The games are changing as are the players, and the Internet era has caused the disruption. Companies like FON are working with the mobile operators to bascially make them smarter pipes, but the smarts are coming from outside, not inside. And those transitions are better for all of us, as long as we stay net neutral.


Faster Speeds at Home and On Mobile-But Where's the Beef?

A few news items passed my eyes this morning, and it got me thinking about a conversation that Truphone Founder and CTO James Tagg and I had last week during IT Expo in Las Vegas. James, who invented mobile VoIP and the touch screen technology we all use at airports and other kiosks, remarked that while we are seeing faster speeds, we're not seeing services coming along that can really take advantage of them, except to download a movie or upload massive databases. His comment reminded me of the Wendy's TV commercial of a distant time, "Where's the Beef?"

But that's not stopping the carriers, information service providers and mobile operators from entering into the race to be first and fastests.

Over in Singapore we're seeing uber operator SingTel roll out 300 mbps mobile service based on the LTE-A (A= Advanced) or as James puts it, "real LTE" into the market.  Here in the USA Google and AT&T are waging a space race towards the Gigabit Internet with salvos being fired across the bow on where fiber is being laid and which cities and town across the USA get "lit" up.

To me, until such time as the "beef" is there, all these speed claims are more about "mine being bigger than yours" but we will start to see new companies come along who are indeed developing the next big thing, and those companies will be the "Wendy's" while everyone else will still be "McDonalds."


Skype on 3 Again in Hong Kong

3 the original 3G carrier with operations in Hong Kong, the UK and elsewhere has once again made a move with Skype, following their efforts in the past to make Skype an integral part of their service offering.

In Hong Kong, for $69 HK Dollars a month, or $8.90 USD, under a new collaborative agreement with Skype the mobile operator will offer its customers Skype‚Äôs Unlimited World calling plan the ability make calls to mobile and landline phones to both Skype and non-Skype users on mobiles in eight destinations, plus landlines in 63 countries and regions, for a monthly fee of just HK$69 over a contract duration of 12 months.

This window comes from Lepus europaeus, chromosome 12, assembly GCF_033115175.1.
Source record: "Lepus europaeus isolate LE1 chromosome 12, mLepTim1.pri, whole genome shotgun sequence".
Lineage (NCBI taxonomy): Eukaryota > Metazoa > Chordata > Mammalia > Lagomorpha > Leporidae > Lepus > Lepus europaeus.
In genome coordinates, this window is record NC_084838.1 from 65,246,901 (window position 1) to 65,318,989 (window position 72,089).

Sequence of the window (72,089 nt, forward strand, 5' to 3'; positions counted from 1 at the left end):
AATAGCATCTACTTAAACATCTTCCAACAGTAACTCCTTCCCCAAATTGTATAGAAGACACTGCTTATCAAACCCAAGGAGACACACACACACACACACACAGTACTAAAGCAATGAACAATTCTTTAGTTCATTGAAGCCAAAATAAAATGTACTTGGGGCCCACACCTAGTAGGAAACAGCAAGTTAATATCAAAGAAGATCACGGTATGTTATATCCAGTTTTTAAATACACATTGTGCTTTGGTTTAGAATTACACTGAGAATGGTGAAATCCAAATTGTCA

What this basically does is concede to Skype their international long distance traffic over their data network, while allowing the operator to keep the local voice traffic on their network as well as the roaming traffic which pays a higher margin. What the deal doesn't include yet is video calling but that already goes over the data network as part of someone's data plan. What this also does is set a bar that other VOIP providers with apps would have to pay to access the 3 network in HK and be assured some level of quality. How this impacts those will only be learned from those in Hong Kong so in some ways this is much like the Netflix deal with Comcast but only really for mobile.

Don't be surprised to see deals on Nokia Handsets with Windows Phone to come out soon too in Hong Kong, as well to find in a short while that Skype deals like these come from other mobile operators around the world so they can push more data plans, which is exactly what 3 did in the UK when they first had the Skype Phone.

AT&T's Cascade Sounds like Grand Central and iotum Take 2

Today I read in re:Code about a new AT&T Foundry experiment, called Cascade. In reading through description I couldn't help but think about it being the second coming of Grand Central, the company started by Crag Walker and Vincent Paquet who now are the team behind UberConference.